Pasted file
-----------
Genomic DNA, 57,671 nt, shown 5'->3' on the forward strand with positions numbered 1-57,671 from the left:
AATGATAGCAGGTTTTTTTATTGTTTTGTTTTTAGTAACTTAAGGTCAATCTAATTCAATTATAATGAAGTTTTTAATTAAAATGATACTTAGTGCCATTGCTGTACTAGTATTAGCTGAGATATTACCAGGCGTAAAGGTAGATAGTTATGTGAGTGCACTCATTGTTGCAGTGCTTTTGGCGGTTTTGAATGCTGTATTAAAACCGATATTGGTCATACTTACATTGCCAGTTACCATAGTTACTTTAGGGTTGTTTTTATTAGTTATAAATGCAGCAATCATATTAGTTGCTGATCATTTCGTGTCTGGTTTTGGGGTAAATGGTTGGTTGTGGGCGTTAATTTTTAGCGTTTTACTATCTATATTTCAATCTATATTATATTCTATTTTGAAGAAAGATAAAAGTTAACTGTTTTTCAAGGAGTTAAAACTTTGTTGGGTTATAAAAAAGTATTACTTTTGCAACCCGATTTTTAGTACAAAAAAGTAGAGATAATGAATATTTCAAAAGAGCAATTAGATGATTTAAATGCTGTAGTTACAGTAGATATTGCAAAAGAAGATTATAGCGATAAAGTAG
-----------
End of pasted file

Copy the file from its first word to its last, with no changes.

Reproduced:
Genomic DNA, 57,671 nt, shown 5'->3' on the forward strand with positions numbered 1-57,671 from the left:
AATGATAGCAGGTTTTTTTATTGTTTTGTTTTTAGTAACTTAAGGTCAATCTAATTCAATTATAATGAAGTTTTTAATTAAAATGATACTTAGTGCCATTGCTGTACTAGTATTAGCTGAGATATTACCAGGCGTAAAGGTAGATAGTTATGTGAGTGCACTCATTGTTGCAGTGCTTTTGGCGGTTTTGAATGCTGTATTAAAACCGATATTGGTCATACTTACATTGCCAGTTACCATAGTTACTTTAGGGTTGTTTTTATTAGTTATAAATGCAGCAATCATATTAGTTGCTGATCATTTCGTGTCTGGTTTTGGGGTAAATGGTTGGTTGTGGGCGTTAATTTTTAGCGTTTTACTATCTATATTTCAATCTATATTATATTCTATTTTGAAGAAAGATAAAAGTTAACTGTTTTTCAAGGAGTTAAAACTTTGTTGGGTTATAAAAAAGTATTACTTTTGCAACCCGATTTTTAGTACAAAAAAGTAGAGATAATGAATATTTCAAAAGAGCAATTAGATGATTTAAATGCTGTAGTTACAGTAGATATTGCAAAAGAAGATTATAGCGATAAAGTAG